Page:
Join SDN on December 7th at 6:00 PM Eastern as we host Andrew Paulson of StudentLoanAdvice.com for an AMA webinar. He'll be answering your questions about how to best manage your student loans. Register now!
Most of the community based programs are lower tier. That does not mean that the training is in any way inferior. Usually the candidates that are die hard pathology candidates with great credentials will prefer university programs. With that being the case not all university programs are untouchable by candidates who are not as strong. Low board scores and no research will not be an issue with most community programs.
Check out the FREIDA website and just browse programs looking for number of applicants interviewed to number of position ratio. That should give you some idea which programs are competative.
IE Hopkins will be at the high end of this ratio.
hope this helps.
Try to do an elective at the program you want to attend.
Originally posted by Jeeves Check out the FREIDA website and just browse programs looking for number of applicants interviewed to number of position ratio. That should give you some idea which programs are competative.
Where on FREIDA can you acess the ratio of applicants interviewed to the number of positions ratio?
If you click on a specific pathology program on FREIDA, it shows stats such as the number of interviews granted and the number of PGY-1 spots. Where on the FREIDA website does it mention the number of applicants per program?
I meant number of interviews granted. THis should give you at least some idea about the relative interest in the program. You can also call or email program coordinators or residency directors about specific questions. Also since you went to Ross. Find out what programs Ross students are being accepted to and email those residents. You can probably find out where residents have matched in previous years.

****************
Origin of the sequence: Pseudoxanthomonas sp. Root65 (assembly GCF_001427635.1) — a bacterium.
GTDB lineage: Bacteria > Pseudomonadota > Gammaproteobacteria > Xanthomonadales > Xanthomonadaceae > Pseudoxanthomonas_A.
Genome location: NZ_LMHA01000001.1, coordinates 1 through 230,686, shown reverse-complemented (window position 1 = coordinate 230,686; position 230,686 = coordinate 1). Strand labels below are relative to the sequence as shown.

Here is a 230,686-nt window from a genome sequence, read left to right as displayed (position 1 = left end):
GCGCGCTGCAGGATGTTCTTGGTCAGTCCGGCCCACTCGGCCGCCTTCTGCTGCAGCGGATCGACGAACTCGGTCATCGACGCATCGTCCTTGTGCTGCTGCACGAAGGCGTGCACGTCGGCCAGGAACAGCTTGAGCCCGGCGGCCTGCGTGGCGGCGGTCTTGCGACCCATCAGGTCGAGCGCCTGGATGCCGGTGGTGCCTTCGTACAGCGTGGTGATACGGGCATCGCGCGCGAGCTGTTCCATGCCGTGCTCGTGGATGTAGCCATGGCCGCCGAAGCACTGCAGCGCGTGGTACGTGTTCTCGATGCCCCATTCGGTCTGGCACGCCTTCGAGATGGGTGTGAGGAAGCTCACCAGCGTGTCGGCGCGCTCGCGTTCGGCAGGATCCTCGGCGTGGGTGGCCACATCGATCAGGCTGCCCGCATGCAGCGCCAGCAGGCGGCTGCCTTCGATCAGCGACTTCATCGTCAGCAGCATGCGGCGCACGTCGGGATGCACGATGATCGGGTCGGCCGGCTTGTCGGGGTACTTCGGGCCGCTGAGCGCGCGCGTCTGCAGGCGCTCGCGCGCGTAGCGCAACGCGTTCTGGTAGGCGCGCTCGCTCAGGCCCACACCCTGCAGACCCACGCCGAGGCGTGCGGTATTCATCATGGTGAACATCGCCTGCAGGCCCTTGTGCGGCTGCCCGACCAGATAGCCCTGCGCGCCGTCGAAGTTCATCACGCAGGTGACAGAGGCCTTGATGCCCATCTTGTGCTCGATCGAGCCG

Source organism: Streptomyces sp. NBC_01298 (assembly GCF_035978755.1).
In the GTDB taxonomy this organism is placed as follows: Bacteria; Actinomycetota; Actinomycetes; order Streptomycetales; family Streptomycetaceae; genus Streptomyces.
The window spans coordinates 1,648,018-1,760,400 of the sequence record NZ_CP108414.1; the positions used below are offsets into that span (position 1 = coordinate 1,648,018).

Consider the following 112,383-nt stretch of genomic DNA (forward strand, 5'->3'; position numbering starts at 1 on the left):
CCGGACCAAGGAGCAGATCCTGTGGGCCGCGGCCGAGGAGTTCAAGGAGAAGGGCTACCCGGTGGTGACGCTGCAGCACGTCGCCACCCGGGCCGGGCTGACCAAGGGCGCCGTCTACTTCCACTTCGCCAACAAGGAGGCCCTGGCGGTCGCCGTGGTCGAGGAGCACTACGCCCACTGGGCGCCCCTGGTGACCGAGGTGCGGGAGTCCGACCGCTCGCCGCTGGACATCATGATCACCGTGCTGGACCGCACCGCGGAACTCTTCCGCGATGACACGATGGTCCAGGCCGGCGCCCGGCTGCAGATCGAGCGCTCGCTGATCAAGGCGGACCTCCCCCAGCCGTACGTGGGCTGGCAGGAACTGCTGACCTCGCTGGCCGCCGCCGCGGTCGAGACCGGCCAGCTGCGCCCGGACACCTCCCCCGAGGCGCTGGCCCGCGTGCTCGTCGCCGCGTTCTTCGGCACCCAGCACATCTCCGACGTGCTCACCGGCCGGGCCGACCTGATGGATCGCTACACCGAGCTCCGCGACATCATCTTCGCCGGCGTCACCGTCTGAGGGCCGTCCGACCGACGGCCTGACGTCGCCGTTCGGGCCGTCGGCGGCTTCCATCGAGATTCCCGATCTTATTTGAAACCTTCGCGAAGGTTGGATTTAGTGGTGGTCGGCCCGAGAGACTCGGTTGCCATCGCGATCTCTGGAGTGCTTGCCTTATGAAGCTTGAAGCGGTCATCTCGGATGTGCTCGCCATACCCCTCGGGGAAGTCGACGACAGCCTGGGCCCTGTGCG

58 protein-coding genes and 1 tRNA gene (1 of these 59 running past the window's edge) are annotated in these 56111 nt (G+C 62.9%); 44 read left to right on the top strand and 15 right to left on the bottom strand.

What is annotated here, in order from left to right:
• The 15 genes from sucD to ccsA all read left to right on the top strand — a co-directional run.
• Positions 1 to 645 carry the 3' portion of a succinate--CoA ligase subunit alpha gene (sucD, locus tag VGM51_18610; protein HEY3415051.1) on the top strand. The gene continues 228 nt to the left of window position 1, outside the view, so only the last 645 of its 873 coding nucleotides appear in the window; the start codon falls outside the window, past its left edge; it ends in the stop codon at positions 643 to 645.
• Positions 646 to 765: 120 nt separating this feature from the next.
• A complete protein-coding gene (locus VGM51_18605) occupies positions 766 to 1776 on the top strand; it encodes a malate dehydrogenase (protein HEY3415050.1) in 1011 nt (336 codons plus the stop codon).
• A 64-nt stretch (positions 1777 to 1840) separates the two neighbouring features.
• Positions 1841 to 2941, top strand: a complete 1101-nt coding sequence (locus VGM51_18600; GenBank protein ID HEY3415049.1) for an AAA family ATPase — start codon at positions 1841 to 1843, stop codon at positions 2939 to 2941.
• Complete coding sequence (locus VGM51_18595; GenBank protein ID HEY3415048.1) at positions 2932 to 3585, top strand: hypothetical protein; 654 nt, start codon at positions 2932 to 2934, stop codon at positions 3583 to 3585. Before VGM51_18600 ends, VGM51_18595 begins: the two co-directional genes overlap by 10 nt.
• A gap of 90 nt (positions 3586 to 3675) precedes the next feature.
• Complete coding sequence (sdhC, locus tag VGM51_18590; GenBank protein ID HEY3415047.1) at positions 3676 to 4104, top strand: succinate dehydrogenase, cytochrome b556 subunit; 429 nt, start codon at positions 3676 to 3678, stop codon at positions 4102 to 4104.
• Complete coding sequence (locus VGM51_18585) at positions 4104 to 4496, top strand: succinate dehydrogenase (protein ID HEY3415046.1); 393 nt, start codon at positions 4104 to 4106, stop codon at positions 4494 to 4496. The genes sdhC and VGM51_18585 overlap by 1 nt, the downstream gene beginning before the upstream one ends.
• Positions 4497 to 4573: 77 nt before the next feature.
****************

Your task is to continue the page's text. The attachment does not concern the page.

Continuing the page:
I know this is a really late reply to this thread, but oh well, I'm still trying to catch up.
I don't think that the number of interviews granted really has anything to do with the interest in the program. In fact, I would guess that the lower tier programs might be inclined to interview *more* applicants, since they know they'll probably be lower on people's rank lists.
Stormjen you have a long way to go before you get to my most recent post on the Twinkie effect and how it relates to grossing in numerous colon polyps!
I would agree with you, but I would add that some of the smaller programs don't necessarily get as many applicants, because the application process is a bit self-selective in that people tend to apply to similar programs. They select people for interviews who they think might be serious applicants as well as appropriate residents for their program.
Sometimes, small programs end up granting fewer interviews just because of this. There may be a few candidates out there who apply to residency programs via the shotgun approach and try to gain as many interviews as possible, program acceptability or appropriateness be damned, but most are a bit more selective.